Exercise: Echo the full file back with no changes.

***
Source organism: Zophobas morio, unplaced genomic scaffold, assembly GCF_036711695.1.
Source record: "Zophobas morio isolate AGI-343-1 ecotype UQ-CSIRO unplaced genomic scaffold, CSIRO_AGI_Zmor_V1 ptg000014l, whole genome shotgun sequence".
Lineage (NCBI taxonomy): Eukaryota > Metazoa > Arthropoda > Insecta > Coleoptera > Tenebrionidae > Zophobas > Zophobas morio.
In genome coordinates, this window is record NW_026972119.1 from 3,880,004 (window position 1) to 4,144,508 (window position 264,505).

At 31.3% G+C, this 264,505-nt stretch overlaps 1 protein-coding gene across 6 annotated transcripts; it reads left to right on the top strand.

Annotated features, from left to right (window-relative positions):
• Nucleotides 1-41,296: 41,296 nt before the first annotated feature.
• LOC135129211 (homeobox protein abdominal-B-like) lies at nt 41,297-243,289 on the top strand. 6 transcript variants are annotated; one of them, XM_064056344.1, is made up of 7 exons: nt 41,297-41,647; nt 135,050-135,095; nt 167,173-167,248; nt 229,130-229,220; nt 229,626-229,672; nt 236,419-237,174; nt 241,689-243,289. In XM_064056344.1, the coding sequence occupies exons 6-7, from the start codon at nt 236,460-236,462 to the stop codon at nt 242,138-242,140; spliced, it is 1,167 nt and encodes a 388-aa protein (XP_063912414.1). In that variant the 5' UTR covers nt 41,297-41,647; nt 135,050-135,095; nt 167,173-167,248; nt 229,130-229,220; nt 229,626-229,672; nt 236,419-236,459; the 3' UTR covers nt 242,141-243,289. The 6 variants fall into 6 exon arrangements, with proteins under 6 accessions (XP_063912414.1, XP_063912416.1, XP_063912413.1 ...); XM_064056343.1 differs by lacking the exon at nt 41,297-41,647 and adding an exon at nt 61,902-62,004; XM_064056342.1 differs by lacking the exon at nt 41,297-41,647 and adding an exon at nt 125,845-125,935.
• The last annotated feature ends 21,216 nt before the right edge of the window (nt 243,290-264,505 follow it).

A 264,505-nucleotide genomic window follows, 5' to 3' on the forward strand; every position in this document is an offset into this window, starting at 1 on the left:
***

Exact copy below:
Source organism: Zophobas morio, unplaced genomic scaffold, assembly GCF_036711695.1.
Source record: "Zophobas morio isolate AGI-343-1 ecotype UQ-CSIRO unplaced genomic scaffold, CSIRO_AGI_Zmor_V1 ptg000014l, whole genome shotgun sequence".
Lineage (NCBI taxonomy): Eukaryota > Metazoa > Arthropoda > Insecta > Coleoptera > Tenebrionidae > Zophobas > Zophobas morio.
In genome coordinates, this window is record NW_026972119.1 from 3,880,004 (window position 1) to 4,144,508 (window position 264,505).

At 31.3% G+C, this 264,505-nt stretch overlaps 1 protein-coding gene across 6 annotated transcripts; it reads left to right on the top strand.

Annotated features, from left to right (window-relative positions):
• Nucleotides 1-41,296: 41,296 nt before the first annotated feature.
• LOC135129211 (homeobox protein abdominal-B-like) lies at nt 41,297-243,289 on the top strand. 6 transcript variants are annotated; one of them, XM_064056344.1, is made up of 7 exons: nt 41,297-41,647; nt 135,050-135,095; nt 167,173-167,248; nt 229,130-229,220; nt 229,626-229,672; nt 236,419-237,174; nt 241,689-243,289. In XM_064056344.1, the coding sequence occupies exons 6-7, from the start codon at nt 236,460-236,462 to the stop codon at nt 242,138-242,140; spliced, it is 1,167 nt and encodes a 388-aa protein (XP_063912414.1). In that variant the 5' UTR covers nt 41,297-41,647; nt 135,050-135,095; nt 167,173-167,248; nt 229,130-229,220; nt 229,626-229,672; nt 236,419-236,459; the 3' UTR covers nt 242,141-243,289. The 6 variants fall into 6 exon arrangements, with proteins under 6 accessions (XP_063912414.1, XP_063912416.1, XP_063912413.1 ...); XM_064056343.1 differs by lacking the exon at nt 41,297-41,647 and adding an exon at nt 61,902-62,004; XM_064056342.1 differs by lacking the exon at nt 41,297-41,647 and adding an exon at nt 125,845-125,935.
• The last annotated feature ends 21,216 nt before the right edge of the window (nt 243,290-264,505 follow it).

A 264,505-nucleotide genomic window follows, 5' to 3' on the forward strand; every position in this document is an offset into this window, starting at 1 on the left: